The main streets of Syracuse are oddly wide and flat, fat gray rubber bands stretched out to their sides. It begs the question: who would lay out a city with so much empty space? The answer is simple. One street was once the Erie Canal (Erie Boulevard); another, the Genesee Valley Turnpike (Genesee Street).
Like many towns in central New York, Syracuse boomed with the opening of the Erie Canal. But long before the canal, settlers were attracted to the area by its many valuable salt springs. As early as 1797, the state took over the springs in order to obtain tax revenues on salt, then worth so much it was referred to as “white gold.”
With the opening of the Erie Canal, the salt industry developed rapidly, reaching a high point of eight million bushels a year during the Civil War. Other Syracuse industries flourished as well, including foundries and machine shops. The Irish, who had arrived to dig the canal, remained to work the factories and were soon joined by large numbers of German immigrants.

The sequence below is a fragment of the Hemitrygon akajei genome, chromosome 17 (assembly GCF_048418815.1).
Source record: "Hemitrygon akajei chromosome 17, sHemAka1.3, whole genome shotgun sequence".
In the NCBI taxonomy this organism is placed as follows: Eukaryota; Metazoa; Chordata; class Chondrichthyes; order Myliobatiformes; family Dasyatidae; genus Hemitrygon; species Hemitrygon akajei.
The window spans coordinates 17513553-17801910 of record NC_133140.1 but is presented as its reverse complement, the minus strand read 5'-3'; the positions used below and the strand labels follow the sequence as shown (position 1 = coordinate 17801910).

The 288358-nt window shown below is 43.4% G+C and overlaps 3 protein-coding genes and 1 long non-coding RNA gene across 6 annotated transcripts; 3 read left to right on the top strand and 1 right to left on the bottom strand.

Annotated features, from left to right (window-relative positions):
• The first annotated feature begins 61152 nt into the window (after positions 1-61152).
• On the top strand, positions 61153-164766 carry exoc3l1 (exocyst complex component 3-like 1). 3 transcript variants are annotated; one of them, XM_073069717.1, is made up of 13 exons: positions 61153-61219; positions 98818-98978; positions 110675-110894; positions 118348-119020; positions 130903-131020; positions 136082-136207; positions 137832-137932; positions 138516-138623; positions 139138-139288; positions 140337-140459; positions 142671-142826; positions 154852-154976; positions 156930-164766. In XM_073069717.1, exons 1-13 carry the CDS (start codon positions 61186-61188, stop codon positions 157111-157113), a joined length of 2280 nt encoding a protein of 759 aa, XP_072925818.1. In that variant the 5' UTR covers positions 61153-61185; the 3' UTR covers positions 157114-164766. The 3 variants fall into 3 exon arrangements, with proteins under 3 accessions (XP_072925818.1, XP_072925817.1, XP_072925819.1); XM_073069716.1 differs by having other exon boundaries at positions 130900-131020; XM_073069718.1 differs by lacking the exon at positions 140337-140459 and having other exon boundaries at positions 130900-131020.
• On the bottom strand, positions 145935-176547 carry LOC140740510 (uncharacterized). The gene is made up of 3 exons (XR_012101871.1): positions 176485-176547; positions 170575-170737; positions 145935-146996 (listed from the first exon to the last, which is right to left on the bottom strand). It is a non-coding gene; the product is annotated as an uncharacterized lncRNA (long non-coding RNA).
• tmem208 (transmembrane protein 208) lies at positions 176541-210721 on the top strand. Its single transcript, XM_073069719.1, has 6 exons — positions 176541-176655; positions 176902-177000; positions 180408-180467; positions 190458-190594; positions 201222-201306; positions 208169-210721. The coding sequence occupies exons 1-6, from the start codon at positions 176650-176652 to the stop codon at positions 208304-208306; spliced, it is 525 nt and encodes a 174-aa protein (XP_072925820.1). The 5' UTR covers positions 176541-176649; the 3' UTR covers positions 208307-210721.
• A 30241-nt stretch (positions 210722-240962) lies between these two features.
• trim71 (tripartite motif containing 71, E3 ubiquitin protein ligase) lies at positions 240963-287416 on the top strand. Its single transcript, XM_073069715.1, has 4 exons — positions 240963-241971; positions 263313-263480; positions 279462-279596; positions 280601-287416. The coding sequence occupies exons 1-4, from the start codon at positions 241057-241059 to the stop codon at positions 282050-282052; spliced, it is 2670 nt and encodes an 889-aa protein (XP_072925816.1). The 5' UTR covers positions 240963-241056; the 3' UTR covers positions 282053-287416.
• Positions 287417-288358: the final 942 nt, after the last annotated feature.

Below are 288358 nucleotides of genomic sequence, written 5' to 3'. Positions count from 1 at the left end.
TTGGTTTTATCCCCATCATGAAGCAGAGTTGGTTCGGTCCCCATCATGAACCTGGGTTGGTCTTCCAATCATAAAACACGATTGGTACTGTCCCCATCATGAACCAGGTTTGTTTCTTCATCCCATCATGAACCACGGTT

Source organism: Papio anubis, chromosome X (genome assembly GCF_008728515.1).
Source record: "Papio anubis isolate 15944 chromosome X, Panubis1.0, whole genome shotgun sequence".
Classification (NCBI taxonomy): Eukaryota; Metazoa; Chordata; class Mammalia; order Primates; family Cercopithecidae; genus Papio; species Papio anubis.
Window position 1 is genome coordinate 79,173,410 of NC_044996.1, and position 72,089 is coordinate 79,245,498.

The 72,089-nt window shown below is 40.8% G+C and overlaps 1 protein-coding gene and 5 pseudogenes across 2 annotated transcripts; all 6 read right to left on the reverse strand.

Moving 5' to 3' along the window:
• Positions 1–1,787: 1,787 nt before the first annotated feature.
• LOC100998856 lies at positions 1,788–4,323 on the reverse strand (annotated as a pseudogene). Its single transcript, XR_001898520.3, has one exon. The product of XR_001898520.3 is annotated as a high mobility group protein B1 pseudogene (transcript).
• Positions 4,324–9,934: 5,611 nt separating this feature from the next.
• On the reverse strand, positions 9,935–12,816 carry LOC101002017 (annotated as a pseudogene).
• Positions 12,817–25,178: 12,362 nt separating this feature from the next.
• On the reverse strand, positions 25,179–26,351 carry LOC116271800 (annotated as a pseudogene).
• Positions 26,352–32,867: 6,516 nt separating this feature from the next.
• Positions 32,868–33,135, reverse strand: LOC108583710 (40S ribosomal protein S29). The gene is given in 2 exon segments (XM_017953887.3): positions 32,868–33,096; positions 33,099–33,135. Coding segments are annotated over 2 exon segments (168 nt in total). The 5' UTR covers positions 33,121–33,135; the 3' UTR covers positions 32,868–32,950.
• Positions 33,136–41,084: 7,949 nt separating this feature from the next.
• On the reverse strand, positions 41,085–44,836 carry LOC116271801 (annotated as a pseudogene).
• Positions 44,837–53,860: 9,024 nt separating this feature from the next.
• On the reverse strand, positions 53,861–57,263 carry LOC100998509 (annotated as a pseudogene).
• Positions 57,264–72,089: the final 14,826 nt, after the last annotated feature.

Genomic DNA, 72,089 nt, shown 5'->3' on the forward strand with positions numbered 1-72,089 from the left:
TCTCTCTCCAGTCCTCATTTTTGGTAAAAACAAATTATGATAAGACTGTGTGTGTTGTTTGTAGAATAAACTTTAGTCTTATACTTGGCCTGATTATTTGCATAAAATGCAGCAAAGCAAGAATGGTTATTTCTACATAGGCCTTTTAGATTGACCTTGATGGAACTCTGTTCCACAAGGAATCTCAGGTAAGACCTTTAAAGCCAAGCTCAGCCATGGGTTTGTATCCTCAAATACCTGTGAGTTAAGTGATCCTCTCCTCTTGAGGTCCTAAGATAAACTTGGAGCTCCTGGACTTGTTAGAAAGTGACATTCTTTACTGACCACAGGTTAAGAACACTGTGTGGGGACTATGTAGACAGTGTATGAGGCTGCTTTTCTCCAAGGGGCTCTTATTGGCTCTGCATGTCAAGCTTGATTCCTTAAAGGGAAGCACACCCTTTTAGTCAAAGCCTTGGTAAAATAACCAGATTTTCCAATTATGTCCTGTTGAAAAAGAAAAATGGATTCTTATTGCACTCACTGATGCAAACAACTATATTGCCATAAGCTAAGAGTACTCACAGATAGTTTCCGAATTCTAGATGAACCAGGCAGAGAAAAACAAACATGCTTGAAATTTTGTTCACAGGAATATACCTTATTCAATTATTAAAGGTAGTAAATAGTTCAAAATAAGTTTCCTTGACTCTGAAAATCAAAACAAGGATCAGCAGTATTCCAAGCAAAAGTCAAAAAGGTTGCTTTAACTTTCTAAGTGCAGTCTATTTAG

After the Civil War, other industries took over: among them, typewriters, ceramics, and Franklin cars, equipped with air-cooled engines. The Irish and Germans were joined by Italians, Poles, Russians, Ukrainians, and African Americans.
Today, Syracuse still supports a wide variety of peoples and industries, including the Niagara Mohawk Power Corporation, Bristol-Myers Squibb, and Syracuse University. The fourth-largest city in New York State (pop. 140,000), Syracuse also has its share of urban ills.
© Avalon Travel and Sascha Zuger from Moon New York State, 5th Edition